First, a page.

On February 28, 2012, the FDA announced that they had approved new safety warnings for cholesterol-lowering statin drugs. These warnings applied to Zocor (simvastatin), as well as to Lipitor (atorvastatin), Crestor (rosuvastitin), and more. Specifically, the warnings alert patients and physicians to potential Zocor side effects like an increase in blood sugar levels and type 2 diabetes.
The FDA’s action was based on scientific studies that had indicated a connection between statin drugs and diabetes. Though the risk of diabetes is apparently small, patients need to be aware when considering adding statin therapy to their daily regimen.
Studies link statin to Zocor diabetes
Potential Zocor side effects have long included muscle injury, muscle wasting (rhabdomyolysis), and even kidney failure and heart attack, but the potential risk of Zocor diabetes wasn’t discovered until fairly recently.
It was in February 2010 that the scientific journal Lancet published an analysis of 13 previously published clinical tests of statins involving more than 91,000 people. They found that those taking statins like Zocor experienced a 9 percent increased risk of diabetes, with those aged 60 and older being the most vulnerable.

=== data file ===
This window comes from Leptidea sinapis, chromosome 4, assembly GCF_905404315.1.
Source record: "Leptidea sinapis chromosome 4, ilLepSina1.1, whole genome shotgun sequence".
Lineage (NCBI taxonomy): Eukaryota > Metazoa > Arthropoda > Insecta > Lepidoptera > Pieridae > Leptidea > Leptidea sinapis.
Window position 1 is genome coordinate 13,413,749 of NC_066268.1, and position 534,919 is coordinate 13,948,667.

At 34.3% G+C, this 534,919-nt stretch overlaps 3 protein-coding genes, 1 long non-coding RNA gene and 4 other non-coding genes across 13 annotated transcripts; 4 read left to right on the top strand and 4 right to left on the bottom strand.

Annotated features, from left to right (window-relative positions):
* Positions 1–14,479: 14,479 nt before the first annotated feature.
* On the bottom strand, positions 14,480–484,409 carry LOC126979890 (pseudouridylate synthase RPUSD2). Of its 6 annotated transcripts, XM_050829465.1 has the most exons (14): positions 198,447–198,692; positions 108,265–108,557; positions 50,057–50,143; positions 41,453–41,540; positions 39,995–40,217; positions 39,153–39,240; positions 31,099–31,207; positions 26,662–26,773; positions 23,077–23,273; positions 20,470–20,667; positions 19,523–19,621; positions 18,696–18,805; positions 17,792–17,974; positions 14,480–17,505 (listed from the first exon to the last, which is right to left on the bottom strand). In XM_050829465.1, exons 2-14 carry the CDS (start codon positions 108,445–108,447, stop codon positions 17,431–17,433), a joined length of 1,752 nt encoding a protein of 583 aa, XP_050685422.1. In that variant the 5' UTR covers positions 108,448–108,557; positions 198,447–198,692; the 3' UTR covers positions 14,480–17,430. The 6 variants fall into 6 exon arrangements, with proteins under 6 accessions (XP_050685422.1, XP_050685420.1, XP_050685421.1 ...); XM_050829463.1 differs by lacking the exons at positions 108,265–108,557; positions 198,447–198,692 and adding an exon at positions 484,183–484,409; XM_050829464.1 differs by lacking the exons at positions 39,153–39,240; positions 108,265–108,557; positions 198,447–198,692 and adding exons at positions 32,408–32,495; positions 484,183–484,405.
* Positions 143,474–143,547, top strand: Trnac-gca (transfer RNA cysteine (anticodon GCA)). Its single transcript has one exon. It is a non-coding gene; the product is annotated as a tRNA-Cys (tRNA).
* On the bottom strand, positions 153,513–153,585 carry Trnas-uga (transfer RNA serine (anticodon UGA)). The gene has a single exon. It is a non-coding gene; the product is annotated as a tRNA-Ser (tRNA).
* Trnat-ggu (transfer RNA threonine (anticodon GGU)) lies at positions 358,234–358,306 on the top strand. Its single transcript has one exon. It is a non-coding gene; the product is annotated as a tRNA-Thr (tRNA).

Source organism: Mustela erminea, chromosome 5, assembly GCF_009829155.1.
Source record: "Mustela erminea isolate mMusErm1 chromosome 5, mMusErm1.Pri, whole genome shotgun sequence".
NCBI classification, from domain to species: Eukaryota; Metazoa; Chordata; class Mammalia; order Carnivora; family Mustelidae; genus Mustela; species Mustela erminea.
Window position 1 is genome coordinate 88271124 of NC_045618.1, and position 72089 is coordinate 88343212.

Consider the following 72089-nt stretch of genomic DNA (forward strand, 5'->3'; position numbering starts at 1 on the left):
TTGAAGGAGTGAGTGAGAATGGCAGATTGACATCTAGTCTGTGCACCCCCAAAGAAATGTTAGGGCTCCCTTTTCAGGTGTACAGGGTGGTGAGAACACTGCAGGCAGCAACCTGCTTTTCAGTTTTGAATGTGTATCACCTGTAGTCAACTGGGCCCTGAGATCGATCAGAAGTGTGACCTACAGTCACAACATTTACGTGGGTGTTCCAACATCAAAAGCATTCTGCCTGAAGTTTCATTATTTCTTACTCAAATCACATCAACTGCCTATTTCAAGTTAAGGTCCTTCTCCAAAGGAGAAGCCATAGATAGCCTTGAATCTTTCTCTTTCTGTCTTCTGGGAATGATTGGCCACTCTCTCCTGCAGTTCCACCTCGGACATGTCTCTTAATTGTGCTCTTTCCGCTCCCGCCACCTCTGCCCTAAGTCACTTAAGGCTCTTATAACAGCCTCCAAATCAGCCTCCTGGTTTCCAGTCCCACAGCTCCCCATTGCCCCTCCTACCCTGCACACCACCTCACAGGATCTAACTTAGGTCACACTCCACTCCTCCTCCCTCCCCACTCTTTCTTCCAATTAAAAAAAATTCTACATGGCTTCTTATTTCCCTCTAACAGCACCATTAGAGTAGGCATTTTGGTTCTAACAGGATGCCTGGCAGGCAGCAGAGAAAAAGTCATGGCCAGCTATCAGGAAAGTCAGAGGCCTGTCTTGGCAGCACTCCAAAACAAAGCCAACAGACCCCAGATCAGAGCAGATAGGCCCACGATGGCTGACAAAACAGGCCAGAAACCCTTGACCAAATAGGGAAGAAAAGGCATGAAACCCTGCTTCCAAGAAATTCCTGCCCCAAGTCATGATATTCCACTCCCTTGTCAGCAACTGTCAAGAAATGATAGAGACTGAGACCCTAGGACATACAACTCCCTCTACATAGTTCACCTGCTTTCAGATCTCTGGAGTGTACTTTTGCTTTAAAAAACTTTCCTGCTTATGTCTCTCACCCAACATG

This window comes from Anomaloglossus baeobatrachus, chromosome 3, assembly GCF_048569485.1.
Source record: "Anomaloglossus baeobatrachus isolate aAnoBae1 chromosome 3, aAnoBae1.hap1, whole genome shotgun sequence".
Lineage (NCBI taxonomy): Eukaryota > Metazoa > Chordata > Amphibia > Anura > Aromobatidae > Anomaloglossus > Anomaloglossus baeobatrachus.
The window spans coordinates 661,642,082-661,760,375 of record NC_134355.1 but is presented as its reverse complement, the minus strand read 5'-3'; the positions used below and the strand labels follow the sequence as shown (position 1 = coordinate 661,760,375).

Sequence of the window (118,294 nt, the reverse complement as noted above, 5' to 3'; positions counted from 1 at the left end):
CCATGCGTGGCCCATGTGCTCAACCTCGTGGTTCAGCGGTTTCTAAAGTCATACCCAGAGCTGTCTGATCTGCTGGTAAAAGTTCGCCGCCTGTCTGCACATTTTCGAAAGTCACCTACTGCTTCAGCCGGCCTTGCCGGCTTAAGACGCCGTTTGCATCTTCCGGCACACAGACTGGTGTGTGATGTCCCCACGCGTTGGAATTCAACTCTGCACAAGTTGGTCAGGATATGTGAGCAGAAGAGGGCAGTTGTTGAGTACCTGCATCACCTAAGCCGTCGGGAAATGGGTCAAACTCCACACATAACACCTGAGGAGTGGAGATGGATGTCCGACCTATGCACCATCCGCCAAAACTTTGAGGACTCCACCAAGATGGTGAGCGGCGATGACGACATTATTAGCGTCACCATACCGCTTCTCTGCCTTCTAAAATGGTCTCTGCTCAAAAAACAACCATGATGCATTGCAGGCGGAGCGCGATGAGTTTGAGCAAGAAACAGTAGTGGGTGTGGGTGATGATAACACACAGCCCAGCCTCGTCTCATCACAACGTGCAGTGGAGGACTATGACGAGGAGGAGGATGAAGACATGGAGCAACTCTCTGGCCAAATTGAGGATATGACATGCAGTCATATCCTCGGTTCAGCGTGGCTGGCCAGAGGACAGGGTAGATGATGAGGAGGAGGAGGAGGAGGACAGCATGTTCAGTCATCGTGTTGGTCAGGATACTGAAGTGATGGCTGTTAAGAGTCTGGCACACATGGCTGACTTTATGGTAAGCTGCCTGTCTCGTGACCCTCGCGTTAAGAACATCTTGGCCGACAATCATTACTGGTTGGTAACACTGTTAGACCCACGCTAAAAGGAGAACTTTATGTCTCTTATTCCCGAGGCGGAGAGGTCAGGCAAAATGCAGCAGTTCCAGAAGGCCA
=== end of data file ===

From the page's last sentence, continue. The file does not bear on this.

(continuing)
A more recent analysis of five previously published studies involving over 30,000 participants that appeared in the Journal of the American Medical Association (June 2011) found that people taking high doses of the statins were more likely to develop diabetes than those taking moderate doses.
More specifically, participants suffered a 12 percent increased risk. There was also an increased risk for those on moderate doses.
An increased risk for side effects connected to muscle injury was also related to high doses—80 mg—of Zocor, which led the FDA to limit the use of this dose.
Zocor diabetes a serious risk
Though most health experts agree that the benefits of Zocor and other statins far outweigh the risks, others recommend caution. Writing for the New York Times, Eric J. Topol warns that the risk of Zocor diabetes could be higher than the studies indicate.
He notes that in the 2010 analysis, the risk of developing diabetes was one in every 255 patients treated, “[b]ut this figure is misleading since it includes weaker statins like Prevachol and Mevacor—which were introduced earlier and do not carry any clear-cut risk. It is only with the more potent statins—Zocor, Lipitor, and Crestor—particularly at higher doses, that the risk of diabetes shows up.”
Evaluating Zocor side effects
Diabetes is a serious, lifelong condition. The disease affects the way the body uses food for growth and energy, and can lead to cardiovascular disease, nerve and kidney damage, and even increase the risk of cancer and Alzheimer’s disease.